Python Iterator: Example Code and How it Works

To understand what a Python iterator is, you need to know two terms: iterator and iterable:

Iterator
An object that can be iterated, meaning we can keep asking it for a new element until there are no elements left. Elements are requested using a method called __next__.
Iterable
An object that implements another special method, called __iter__. This function returns an iterator.

Iterators make for very elegant for-loops in Python, and also make comprehension possible. Even though it requires some work to understand all the inner workings, they are actually very easy to use in practice!

How a Python iterator works

As stated above, a Python iterator object implements a function that needs to carry the exact name __next__. This special function keeps returning elements until it runs out of elements to return, in which case an exception is raised of type StopIteration. To get an iterator object, we need to first call the __iter__ method on an iterable object.

We can see this all at work using the built-in range function, which is a built-in Python iterable. Let’s do a little experiment:

>>> my_iterable = range(1, 3)
>>> my_iterator = my_iterable.__iter__()
>>> my_iterator.__next__()
1
>>> my_iterator.__next__()
2
>>> my_iterator.__next__()
Traceback (most recent call last):
  File "<stdin>", line 1, in <module>
StopIteration
>>>

As you can see:

  • range returns an object that is iterable, since it has the __iter__ method.
  • We call the function an assign the iterator it returns to my_iterator
  • Next, we start to repeatedly call the __next__ method, until the end of the range is reached and a StopIteration exception is raised.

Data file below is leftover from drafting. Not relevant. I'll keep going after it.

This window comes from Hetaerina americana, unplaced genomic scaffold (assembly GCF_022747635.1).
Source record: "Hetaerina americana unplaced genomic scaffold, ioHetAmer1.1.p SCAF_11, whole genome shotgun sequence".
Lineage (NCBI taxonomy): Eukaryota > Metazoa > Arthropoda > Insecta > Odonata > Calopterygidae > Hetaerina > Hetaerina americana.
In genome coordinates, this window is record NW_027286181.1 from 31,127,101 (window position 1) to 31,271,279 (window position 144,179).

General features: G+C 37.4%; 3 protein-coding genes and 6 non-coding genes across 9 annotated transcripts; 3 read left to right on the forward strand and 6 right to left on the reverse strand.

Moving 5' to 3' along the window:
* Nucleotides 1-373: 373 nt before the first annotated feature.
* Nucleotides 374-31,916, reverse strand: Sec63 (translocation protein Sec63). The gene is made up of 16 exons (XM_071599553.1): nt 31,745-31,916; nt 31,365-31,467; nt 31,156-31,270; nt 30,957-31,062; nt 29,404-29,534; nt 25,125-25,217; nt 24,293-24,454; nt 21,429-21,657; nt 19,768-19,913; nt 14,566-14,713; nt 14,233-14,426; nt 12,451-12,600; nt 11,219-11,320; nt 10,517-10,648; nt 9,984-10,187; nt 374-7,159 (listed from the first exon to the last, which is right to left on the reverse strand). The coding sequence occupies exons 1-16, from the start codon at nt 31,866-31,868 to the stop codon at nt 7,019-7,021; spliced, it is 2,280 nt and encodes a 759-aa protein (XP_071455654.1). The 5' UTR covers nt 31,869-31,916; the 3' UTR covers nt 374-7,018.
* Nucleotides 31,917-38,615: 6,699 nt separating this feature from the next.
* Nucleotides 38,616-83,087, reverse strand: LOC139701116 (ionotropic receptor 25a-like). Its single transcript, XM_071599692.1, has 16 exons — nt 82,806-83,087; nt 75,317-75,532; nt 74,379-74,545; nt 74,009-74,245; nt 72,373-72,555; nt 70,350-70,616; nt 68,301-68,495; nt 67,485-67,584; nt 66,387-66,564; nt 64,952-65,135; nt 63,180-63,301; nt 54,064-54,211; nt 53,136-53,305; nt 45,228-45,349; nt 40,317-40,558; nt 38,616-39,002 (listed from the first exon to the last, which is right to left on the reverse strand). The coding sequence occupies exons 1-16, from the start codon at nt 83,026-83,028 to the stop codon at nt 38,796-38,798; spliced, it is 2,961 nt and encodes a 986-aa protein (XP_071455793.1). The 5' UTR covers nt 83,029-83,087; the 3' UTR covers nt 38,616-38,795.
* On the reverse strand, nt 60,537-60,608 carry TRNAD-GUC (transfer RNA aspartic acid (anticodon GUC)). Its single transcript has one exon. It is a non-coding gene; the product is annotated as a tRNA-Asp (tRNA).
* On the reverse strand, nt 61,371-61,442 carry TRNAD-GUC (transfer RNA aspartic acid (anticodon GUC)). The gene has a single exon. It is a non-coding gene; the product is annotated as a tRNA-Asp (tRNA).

Of course, this is not how you use iterators in practice. I’m just demonstrating how they work internally. If you ever need to manually get an iterator, use the iter() function instead. And if you need to manually call the __next__ method, you can use Python’s next() function.

Since there’s only a next function, you can only go forward with an iterator. There is no way to reset an iterator (except for creating a new one) or get previous elements.

Why are iterators and iterables separate objects?

Iterators and iterables can be separate objects, but they don’t have to. Nothing is holding us back here. If you want, you can create a single object that is both an iterator and an iterable. You just need to implement both __iter__ and __next__.

So why did the wise men and women building the language decide to split these concepts? It has to do with keeping state. An iterator needs to maintain information on the position, e.g. the pointer into an internal data object like a list. In other words: it must keep track of which element to return next.

If the iterable itself maintains that state, you can only use it in one loop at a time. Otherwise, the other loop(s) would interfere with the state of the first loop. By returning a new iterator object, with its own state, we don’t have this problem. This comes in handy especially when you’re working with concurrency.

Built-in Python iterators

You’ll find that many Python types are iterable once you start looking for them. Here are some iterable types that are native to Python:

There are also some special types of iterables, called generators. The most prominent example of a generator is the range() function, which returns items in the specified range. This function generates these numbers, instead of needing to materialize them in an actual list. The obvious advantage is that it can save a lot of memory since all it needs to do, is keep count of the last iteration number.

How to use a Python iterator

Now that we understand how iterators work exactly, let’s look at how to use Python iterators. You’ll quickly find out that it feels and looks natural and isn’t difficult at all!